Dem bones, dem bones, dem shrooms

Sunday Tribune - - HERALD -

HAVE you ever buried chicken bones in the gar­den? That hi­lar­i­ous rec­ol­lec­tion came to me as I walked through my beloved Bangladesh Mar­ket yes­ter­day.

At Thanga’s stall were plump but­ton mush­rooms and some gnarled ex­otic va­ri­eties like shi­taki.

In our child­hood we kept a beady eye on meal­time chicken bones. If they were not chewed to pow­der, they were sure to be buried when the dogs had gone to sleep. We har­boured the un­shake­able be­lief that at the first strike of light­ning and roll of thun­der, the chicken bones would mirac­u­lously trans­form into mush­rooms.

My home­boy Jugs, who is still priv­i­leged to have a full head of black hair, in­sists that the bone burial rit­ual is part of our cul­ture and her­itage.

I was tempted to cite it as an ex­am­ple at a high-brow con­fer­ence on Her­itage and Indige­nous Knowl­edge Sys­tems, but feared be­ing laughed out of the univer­sity.

No mat­ter how so­phis­ti­cated we have be­come since our sim­ple days in the ten­e­ment blocks of Chatsworth’s Bangladesh, we still har­bour be­lief sys­tems that make some folks look at us side­ways.

Take the case of be­ing care­ful with clipped fin­ger- and toe­nails. We would never leave those ly­ing around for fear of some­one gath­er­ing them for evil pur­poses.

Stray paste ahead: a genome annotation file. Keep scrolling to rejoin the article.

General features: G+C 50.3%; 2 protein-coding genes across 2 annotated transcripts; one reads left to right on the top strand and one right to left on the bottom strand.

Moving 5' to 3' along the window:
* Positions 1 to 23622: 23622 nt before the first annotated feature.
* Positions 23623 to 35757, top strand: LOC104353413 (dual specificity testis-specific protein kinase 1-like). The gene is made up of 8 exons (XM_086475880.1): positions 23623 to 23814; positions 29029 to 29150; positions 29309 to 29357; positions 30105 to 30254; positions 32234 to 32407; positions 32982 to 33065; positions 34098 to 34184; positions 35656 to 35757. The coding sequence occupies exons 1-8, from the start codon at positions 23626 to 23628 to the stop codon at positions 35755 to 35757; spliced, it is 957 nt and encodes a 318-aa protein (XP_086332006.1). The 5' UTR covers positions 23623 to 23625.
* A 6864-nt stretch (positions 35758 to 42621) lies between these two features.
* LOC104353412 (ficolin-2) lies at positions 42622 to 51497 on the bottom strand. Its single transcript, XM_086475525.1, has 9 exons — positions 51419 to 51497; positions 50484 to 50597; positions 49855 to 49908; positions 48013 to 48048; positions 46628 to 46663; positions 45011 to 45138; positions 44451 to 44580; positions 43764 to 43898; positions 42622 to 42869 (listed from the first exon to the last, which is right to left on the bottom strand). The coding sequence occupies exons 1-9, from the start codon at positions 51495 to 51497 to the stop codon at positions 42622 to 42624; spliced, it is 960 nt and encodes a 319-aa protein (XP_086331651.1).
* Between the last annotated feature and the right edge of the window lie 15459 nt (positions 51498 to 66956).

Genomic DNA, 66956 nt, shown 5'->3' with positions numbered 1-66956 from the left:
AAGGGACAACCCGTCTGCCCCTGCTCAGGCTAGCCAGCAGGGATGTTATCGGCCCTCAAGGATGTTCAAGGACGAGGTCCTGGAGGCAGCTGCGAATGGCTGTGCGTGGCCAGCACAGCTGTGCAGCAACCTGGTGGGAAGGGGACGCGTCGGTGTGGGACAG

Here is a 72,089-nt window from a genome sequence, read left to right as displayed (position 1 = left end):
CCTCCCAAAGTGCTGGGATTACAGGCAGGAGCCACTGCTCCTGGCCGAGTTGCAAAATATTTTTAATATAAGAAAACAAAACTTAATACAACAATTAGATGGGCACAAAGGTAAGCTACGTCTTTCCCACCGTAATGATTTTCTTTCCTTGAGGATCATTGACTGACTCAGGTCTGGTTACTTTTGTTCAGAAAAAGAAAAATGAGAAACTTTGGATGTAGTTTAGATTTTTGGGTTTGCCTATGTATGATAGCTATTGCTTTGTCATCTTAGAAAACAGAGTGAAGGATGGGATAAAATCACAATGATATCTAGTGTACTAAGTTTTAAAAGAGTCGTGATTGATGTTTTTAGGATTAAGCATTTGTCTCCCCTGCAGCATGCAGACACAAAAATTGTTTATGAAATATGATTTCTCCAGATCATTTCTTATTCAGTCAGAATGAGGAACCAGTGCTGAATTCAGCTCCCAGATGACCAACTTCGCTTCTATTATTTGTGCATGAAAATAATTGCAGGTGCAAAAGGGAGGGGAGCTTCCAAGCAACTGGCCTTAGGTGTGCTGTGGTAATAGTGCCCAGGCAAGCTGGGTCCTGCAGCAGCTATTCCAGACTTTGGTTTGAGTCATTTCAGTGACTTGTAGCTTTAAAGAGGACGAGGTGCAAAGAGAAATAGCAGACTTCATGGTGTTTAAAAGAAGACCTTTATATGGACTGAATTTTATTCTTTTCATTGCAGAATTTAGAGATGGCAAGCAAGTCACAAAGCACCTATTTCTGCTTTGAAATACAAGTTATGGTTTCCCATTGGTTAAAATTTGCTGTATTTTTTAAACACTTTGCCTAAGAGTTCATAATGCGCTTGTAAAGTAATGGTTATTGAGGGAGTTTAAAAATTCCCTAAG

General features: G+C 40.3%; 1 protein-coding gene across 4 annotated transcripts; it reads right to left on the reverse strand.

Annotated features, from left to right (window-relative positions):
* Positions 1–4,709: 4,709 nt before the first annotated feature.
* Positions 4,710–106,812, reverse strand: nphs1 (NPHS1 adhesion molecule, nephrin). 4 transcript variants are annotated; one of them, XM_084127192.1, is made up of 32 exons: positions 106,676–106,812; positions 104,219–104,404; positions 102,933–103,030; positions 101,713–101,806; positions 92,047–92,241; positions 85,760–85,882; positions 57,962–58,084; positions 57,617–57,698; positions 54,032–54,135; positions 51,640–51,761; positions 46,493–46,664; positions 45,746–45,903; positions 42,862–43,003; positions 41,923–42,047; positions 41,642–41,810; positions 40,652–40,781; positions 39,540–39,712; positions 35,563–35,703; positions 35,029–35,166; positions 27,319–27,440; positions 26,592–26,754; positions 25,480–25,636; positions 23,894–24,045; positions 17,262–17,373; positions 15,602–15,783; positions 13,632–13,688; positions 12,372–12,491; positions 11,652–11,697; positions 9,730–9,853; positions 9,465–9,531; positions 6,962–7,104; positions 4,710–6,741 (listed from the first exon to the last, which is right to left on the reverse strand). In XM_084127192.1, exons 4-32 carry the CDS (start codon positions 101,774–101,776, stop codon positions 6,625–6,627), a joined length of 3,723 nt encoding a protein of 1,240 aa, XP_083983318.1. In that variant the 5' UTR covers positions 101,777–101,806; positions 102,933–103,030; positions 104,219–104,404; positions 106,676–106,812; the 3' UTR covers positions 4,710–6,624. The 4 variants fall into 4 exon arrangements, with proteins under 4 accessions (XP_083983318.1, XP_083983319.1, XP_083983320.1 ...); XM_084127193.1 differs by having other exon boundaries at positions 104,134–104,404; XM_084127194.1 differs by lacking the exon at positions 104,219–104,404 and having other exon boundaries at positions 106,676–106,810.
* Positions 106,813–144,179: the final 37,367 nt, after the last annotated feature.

I can pic­ture some of the fancy girls who do things like man­i­cures and pedi­cures at the over­priced spas ask­ing for their clip­pings to tuck in a tis­sue in their hand­bags.

Those fears make per­fect sense when one con­sid­ers the ad­vances in tech­nol­ogy that en­able cloning from DNA sam­ples.

A few years ago we had Dolly the sheep cloned. Is it only a mat­ter of time be­fore the good genes that my friend Jugs has will be sought af­ter by peo­ple want­ing good-look­ing chil­dren? All of this is in the realm of pos­si­bil­ity.

A de­light­ful, ec­cen­tric read on es­o­teric sub­jects is the philoso­pher-san­goma Credo Mutwa. Among the books the High Sanusi and shaman has writ­ten are Tree of Life Tril­ogy and Ind­aba My Chil­dren.

The first edition of the lat­ter is highly sought af­ter by book col­lec­tors. If you can get the 96-year-old to sign it, it will be worth a pretty penny.

Like my folks in Chatsworth, Mutwa har­bours a great be­lief in ex­trater­res­tri­als and the su­per­nat­u­ral. He even speaks of hav­ing been vis­ited by aliens. When I think back to the sto­ries I was told as a child about multi-armed gods fly­ing through the air and cross­ing oceans ef­fort­lessly, I am start­ing to be­lieve that some­where in our sub­con­scious lies the ex­pe­ri­ence of fan­tas­tic things in past lives.

If I ever had the priv­i­lege of sit­ting down with Mutwa to au­to­graph my books, I would ask him about the mir­a­cle of the chicken bones trans­form­ing into mush­rooms. There are enough of us who be­lieve in it for it to be plau­si­bly true.

Find Hig­gins on Face­book as The Book­seller of Bangladesh and at #Hash­tag­books in Reser­voir Hills and Books@ An­tique­cafe in Win­der­mere.

Art­work by Credo Mutwa… what’s his take on chicken bones?

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